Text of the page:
Danielle Theiss and Kiane Kovacs have edited and published a book inspired by the work and writings of Barbara Fister, one of the librarians I most respect in the profession for her complex thinking, clear writing, and general all around amazingness as a person.
The book itself has chapters of all kinds, each of which is inspired by the three main areas of Barbara’s public voice: Change and Academic Librarians, Student Learning and Research, and Publishing and the Academic Library. And one of those chapters is a dialogue that Steve and I had about working effectively with undergraduates. It’s decidedly not your average library science essay, and it was awfully fun to do. We hope you’ll enjoy reading as much as we enjoyed writing it!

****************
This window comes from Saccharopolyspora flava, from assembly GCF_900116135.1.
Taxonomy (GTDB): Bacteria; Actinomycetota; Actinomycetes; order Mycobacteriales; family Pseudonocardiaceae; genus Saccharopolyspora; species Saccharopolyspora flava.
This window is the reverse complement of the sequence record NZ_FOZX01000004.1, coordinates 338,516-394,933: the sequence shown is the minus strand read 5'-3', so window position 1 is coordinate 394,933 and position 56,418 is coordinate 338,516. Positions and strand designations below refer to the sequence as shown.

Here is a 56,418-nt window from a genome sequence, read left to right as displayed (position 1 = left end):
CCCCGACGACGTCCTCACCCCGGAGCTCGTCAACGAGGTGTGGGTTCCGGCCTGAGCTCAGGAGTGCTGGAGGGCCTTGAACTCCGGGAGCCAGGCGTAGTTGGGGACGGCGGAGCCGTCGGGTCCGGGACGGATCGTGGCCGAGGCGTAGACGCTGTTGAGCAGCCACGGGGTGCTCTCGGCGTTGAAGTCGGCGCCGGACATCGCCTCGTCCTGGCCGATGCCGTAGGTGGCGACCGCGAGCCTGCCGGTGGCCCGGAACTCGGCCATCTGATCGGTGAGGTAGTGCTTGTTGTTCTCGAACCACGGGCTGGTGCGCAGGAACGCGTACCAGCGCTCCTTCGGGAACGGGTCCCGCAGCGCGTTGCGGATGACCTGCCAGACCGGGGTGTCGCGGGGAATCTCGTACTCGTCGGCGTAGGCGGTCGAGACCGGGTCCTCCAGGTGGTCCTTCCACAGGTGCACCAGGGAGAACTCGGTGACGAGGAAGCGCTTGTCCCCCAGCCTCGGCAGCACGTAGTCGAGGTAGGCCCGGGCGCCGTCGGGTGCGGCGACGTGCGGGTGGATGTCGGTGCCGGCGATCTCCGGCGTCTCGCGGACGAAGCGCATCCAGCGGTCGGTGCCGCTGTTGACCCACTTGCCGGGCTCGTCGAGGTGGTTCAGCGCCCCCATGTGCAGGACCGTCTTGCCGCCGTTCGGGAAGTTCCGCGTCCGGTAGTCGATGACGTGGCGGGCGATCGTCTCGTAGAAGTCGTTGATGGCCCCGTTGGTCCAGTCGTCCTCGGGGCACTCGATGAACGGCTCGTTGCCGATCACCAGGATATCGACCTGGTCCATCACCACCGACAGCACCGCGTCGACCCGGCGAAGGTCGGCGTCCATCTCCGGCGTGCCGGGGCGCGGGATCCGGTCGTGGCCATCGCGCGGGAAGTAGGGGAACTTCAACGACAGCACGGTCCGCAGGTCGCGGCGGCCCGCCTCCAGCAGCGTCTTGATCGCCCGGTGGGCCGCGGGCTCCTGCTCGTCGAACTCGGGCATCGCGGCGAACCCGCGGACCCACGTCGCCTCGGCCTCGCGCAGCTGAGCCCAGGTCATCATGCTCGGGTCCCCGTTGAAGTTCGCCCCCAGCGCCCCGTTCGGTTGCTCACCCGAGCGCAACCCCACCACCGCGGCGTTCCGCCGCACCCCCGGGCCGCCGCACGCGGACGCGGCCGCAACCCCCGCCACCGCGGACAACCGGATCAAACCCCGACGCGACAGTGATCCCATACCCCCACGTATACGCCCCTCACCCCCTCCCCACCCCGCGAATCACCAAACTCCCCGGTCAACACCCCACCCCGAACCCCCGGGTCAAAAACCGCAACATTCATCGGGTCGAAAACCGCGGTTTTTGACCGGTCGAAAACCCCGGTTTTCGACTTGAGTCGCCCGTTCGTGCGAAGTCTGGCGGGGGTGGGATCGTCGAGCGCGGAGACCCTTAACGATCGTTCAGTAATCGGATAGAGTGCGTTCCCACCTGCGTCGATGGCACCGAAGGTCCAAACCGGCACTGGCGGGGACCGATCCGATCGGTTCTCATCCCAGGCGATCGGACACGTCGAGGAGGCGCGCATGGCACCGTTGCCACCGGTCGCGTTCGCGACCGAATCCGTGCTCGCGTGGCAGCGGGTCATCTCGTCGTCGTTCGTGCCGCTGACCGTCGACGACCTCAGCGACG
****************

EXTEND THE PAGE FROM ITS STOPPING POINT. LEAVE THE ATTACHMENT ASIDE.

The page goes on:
Jastram, Iris, and Steve Lawson. 2013. “Swimming in the Matrix: A Dialogue on Teaching Undergraduate Research.” In Finding a Public Voice: Barbara Fister as a Case Study, edited by Danielle Theiss and Diane Kovacs, 69–84. Chicago: ACRL.
p.s. Kudos to ACRL for their fabulous author agreements.